If you look beyond just the raw offensive numbers, Bautista hasn’t really been as bad as he’s seemed. His walk rate is below his gaudy 2011 numbers, but also above the 2010 numbers.  That walk rate is to go along with a career best 11.6% K rate. The encouraging thing about those numbers is that walk and strikeout rates are generally statistics that normalize quickly, meaning they can be taken in to context in smaller sample sizes.

Beyond that most of Bautista’s plate discipline numbers have stayed relatively the same as well, meaning he hasn’t necessarily “seen the ball” any worse than he had last season. However one thing worth noting is that Bautista’s O-Swing% has jumped up 5% showing that despite him making contact with roughly the same amount of pitches and getting roughly the same amount of pitches in the strike zone, Bautista has been swinging more at pitches outside the zone.

Because Bautista is swinging at more pitches outside the zone and therefore making contact with more pitches outside the zone, in some ways it explains why numbers like his slugging percentage or isolated power have been so low.

It is true that he is still making contact with pitches, but the contact isn’t necessarily good contact. Rather than hitting sweet homeruns he is hitting more weak grounders to the shortstop. This is shown through Bautista’s batted ball data, which includes a drop in both LD% and FB% in order to facilitate an increase in GB%. Ground balls often aren’t a good thing and especially not a good thing for a player who is considered a power hitter.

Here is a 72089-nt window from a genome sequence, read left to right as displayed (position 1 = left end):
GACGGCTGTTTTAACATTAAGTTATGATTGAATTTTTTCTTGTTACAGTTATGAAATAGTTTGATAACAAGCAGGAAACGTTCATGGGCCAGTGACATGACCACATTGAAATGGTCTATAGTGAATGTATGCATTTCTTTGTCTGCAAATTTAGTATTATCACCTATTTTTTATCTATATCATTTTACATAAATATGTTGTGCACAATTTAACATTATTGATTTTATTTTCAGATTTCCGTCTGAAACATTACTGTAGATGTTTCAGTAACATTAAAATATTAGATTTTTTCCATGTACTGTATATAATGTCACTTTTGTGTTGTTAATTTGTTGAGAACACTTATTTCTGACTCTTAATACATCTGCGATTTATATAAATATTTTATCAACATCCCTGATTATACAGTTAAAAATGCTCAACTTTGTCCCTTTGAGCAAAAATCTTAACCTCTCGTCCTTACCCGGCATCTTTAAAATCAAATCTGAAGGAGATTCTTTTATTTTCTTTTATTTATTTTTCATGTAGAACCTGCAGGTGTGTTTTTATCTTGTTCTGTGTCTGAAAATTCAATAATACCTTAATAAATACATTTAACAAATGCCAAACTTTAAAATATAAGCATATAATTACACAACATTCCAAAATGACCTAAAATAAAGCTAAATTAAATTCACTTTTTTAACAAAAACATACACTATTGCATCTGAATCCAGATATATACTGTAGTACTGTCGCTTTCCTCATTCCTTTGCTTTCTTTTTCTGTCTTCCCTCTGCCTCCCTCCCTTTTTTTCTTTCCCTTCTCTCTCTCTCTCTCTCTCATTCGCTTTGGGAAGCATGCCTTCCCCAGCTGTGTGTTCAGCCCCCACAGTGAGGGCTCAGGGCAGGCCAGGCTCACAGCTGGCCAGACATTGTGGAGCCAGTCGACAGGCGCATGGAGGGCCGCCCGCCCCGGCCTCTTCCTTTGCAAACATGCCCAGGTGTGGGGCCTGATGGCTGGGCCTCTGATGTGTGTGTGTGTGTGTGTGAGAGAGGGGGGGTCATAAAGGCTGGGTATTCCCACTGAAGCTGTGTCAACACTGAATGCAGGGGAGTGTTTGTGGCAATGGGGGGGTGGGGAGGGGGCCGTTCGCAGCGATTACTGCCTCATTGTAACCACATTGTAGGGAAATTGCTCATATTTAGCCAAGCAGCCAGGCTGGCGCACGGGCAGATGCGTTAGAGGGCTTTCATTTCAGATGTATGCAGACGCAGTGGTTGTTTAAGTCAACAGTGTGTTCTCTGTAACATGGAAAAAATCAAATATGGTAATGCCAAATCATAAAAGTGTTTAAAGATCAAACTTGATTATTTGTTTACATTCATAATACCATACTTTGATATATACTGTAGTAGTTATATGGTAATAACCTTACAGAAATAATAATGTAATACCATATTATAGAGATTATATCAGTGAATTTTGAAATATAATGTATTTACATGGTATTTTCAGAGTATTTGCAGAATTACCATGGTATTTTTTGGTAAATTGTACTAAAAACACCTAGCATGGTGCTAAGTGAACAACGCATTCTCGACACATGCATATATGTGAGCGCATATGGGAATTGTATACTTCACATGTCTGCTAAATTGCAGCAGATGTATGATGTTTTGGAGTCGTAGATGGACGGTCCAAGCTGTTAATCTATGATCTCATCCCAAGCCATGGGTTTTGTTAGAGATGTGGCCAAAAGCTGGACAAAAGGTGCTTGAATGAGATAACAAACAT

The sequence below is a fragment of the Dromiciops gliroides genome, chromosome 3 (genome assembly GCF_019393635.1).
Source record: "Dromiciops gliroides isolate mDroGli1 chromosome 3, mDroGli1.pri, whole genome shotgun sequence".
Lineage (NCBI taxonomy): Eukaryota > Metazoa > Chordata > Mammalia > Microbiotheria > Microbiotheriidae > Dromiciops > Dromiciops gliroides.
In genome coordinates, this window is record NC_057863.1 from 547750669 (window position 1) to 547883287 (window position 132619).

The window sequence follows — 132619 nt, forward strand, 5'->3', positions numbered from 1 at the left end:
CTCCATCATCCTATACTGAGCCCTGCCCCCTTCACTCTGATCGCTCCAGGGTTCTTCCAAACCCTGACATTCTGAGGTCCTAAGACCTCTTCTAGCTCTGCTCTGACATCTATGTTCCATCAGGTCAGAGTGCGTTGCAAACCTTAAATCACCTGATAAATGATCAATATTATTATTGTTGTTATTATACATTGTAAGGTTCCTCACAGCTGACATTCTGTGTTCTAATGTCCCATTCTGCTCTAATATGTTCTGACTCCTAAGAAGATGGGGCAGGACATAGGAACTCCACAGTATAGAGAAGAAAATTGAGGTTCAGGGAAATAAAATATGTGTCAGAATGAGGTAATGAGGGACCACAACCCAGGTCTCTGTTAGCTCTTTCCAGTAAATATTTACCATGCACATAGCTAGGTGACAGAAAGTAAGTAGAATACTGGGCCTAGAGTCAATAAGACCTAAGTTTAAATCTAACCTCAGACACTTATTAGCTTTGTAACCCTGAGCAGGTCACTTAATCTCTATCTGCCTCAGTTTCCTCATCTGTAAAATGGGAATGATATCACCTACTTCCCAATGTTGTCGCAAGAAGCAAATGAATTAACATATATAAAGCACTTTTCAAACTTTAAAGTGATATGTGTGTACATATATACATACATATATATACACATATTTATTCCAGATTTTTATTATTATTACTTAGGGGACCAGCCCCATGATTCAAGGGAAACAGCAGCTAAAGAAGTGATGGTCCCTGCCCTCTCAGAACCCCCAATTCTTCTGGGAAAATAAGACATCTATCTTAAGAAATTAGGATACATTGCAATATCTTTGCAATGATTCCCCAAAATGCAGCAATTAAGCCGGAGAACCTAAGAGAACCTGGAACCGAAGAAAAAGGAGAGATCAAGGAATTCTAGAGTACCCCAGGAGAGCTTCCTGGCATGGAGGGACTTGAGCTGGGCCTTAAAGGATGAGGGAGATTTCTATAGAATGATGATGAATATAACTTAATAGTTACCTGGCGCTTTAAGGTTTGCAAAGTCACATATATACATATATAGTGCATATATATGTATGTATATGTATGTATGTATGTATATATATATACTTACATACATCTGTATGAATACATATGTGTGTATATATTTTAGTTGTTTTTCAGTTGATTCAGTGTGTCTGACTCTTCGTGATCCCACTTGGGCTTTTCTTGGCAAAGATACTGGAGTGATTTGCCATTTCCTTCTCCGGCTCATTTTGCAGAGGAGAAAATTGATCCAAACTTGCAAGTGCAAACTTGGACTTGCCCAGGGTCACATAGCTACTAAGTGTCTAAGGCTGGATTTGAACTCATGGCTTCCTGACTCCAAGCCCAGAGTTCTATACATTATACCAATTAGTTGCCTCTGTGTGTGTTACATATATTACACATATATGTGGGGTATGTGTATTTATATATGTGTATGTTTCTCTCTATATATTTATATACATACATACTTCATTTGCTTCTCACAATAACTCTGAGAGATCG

Though as with all that has happened so far in this season it still is small sample size and it shouldn’t be taken as the end all be all luck stat, but Jose Bautista has had a ridiculous .179 BABIP. That number being almost .100 points below his career average.

So then Bautista may not be performing to the level he did last year, but it would be very hard to expect that from him. His approach seems to have changed slightly at the plate, but he also gotten extremely unlucky. He is regressing and he is getting older, there’s no way he is this bad, give it time, have patience.